c. Iron dextran (Dudrick, S. J., Archives of Surgery, June 1985, pages 721-7)
d. Folic acid
e. Erythropoietin—stimulates bone marrow to produce blood
f. Anabolic steroids, e.g., Decadurabolin or synthetic growth hormone
g. Vitamin B-12 intramuscular injection
h. Vitamin C
i. Vitamin E (especially in newborn)
8. External Measures:
a. For bleeding:
(1) Applied direct pressure
(2) Ice packs
(3) Positioning of body (e.g., raising injured limb to slow bleeding)
b. For shock:
(1) Apply pressure cuffs to legs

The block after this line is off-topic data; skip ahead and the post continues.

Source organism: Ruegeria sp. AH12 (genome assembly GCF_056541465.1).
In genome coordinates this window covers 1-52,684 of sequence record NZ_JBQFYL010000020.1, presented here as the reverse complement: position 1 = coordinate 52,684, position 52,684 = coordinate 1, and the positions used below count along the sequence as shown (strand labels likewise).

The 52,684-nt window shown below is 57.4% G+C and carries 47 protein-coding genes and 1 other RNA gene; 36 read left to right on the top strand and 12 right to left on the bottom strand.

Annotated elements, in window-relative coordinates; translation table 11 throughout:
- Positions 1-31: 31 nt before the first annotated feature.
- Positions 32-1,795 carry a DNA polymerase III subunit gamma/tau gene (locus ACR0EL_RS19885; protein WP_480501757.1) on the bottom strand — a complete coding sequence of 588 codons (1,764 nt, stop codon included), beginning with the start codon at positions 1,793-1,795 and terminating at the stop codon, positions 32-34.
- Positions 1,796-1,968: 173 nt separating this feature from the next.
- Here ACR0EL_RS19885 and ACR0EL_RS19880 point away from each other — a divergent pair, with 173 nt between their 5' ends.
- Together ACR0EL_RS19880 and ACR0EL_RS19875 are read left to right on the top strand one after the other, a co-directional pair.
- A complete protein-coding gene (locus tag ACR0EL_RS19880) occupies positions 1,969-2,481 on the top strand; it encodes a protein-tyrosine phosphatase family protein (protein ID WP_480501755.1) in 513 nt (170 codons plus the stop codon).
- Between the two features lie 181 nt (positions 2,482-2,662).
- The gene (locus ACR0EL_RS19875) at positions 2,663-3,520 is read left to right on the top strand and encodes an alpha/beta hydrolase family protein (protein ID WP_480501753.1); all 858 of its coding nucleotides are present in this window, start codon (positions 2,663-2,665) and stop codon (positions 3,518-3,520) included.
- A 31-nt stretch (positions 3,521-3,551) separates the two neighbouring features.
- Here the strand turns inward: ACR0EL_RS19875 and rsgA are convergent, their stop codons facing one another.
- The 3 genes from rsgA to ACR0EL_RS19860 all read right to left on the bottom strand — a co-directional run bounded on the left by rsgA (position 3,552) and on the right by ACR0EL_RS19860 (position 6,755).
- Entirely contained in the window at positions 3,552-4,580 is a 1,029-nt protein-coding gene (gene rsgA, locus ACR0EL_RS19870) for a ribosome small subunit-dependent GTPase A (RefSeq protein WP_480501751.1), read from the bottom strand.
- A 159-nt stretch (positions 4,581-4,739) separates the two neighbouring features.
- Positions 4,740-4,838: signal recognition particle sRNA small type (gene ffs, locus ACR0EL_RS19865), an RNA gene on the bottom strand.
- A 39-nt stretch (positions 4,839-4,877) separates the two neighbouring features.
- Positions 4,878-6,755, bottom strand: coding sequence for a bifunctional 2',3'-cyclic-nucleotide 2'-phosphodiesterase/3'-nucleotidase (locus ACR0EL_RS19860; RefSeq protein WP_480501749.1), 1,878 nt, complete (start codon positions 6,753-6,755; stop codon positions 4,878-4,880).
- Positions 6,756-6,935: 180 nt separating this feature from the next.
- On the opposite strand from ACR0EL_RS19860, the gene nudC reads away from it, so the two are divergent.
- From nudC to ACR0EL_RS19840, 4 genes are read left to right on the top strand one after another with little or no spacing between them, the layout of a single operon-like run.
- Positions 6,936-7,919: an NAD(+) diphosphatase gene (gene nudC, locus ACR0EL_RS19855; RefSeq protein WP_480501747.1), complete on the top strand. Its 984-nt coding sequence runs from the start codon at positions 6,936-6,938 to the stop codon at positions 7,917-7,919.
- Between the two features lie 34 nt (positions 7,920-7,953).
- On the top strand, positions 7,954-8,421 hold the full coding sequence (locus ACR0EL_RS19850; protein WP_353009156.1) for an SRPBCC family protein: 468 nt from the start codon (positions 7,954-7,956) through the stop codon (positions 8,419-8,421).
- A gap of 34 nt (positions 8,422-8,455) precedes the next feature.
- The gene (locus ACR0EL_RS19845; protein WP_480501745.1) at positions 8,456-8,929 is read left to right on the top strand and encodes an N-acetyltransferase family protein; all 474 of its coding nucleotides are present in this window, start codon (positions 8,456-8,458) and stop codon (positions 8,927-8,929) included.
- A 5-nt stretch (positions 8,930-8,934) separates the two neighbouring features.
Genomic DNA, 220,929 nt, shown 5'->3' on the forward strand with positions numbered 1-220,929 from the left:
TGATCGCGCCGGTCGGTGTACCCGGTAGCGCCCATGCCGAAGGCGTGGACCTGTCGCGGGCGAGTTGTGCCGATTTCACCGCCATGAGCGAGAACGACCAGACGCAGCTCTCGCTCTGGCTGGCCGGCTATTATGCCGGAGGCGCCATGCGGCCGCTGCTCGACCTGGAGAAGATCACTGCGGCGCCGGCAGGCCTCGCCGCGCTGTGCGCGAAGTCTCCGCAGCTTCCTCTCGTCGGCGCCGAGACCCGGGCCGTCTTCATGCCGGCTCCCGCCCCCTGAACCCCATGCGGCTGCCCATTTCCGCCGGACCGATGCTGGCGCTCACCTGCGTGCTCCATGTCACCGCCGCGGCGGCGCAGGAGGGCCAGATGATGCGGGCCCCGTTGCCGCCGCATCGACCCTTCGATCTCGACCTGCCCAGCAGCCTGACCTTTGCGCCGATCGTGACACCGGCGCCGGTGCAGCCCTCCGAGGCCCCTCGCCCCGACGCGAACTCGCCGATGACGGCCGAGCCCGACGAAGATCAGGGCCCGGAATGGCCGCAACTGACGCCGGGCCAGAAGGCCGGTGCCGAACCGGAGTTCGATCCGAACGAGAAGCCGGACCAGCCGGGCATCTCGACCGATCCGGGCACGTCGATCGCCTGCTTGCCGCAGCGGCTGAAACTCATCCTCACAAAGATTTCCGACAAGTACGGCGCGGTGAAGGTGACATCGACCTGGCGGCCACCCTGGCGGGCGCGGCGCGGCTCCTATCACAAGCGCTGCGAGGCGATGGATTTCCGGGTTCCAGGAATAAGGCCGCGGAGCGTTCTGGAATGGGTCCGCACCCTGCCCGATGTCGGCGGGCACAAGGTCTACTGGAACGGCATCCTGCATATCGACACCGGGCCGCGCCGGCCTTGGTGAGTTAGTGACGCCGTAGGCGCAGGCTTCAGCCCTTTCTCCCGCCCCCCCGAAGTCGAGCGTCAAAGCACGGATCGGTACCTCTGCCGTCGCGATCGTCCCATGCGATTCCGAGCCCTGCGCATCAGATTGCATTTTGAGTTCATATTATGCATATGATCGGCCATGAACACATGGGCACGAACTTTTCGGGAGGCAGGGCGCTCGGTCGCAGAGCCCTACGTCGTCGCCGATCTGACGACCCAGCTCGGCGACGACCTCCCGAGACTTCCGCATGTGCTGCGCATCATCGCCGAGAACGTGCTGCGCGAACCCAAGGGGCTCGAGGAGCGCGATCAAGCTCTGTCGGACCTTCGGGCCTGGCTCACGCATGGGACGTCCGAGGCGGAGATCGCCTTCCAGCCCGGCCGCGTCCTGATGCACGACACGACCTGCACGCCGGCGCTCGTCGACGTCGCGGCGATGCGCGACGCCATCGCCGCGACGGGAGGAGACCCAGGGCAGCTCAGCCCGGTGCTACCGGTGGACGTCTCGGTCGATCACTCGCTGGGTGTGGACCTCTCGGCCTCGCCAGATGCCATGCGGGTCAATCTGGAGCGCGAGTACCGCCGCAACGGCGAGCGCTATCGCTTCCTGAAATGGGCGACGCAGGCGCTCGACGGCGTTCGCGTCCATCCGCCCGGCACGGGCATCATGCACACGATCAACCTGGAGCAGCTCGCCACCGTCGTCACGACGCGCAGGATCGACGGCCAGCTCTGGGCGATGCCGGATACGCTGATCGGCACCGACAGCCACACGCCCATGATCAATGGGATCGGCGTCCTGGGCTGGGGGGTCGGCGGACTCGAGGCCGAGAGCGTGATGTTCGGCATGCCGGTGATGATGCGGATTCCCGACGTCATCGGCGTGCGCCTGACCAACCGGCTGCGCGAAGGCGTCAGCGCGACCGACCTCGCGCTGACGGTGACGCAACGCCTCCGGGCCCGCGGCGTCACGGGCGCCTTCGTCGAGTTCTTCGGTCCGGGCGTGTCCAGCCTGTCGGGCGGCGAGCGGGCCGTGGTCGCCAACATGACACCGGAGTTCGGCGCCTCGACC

(2) Antishock trousers
(3) Raising both legs to maintain blood pressure
9. Drugs for Patients With Blood Problems:
a. DDAVP, desmopressin (Kobrinsky, N. L., Lancet, May 26, 1984, pages 1145-8)
b. E-aminocaproic acid (Schwartz, S. I., Contemporary Surgery, May 1977, pages 37-40)
c. Vitamin K
d. Bioflavonoids (Physician’s Desk Reference)
e. Carbazochrome salicylate
f. Tranexamic acid (Transfusion Medicine Topic Update, May 1989)
10. Other Points:
a. A moderate fall in blood pressure to about 90-100 mm of Hg may help bleeding to stop by natural clotting in a cut artery
b. Rule of minimum 10g hemoglobin for surgery has no valid scientific support
c. Surgical patients have survived with hemoglobin as low as 1.8 (Anaesthesia, 1987, Volume 42, pages 44-8)
d. Lower hemoglobin results in lower blood viscosity, in turn reducing the load on the heart and improving tissue perfusion and oxygenation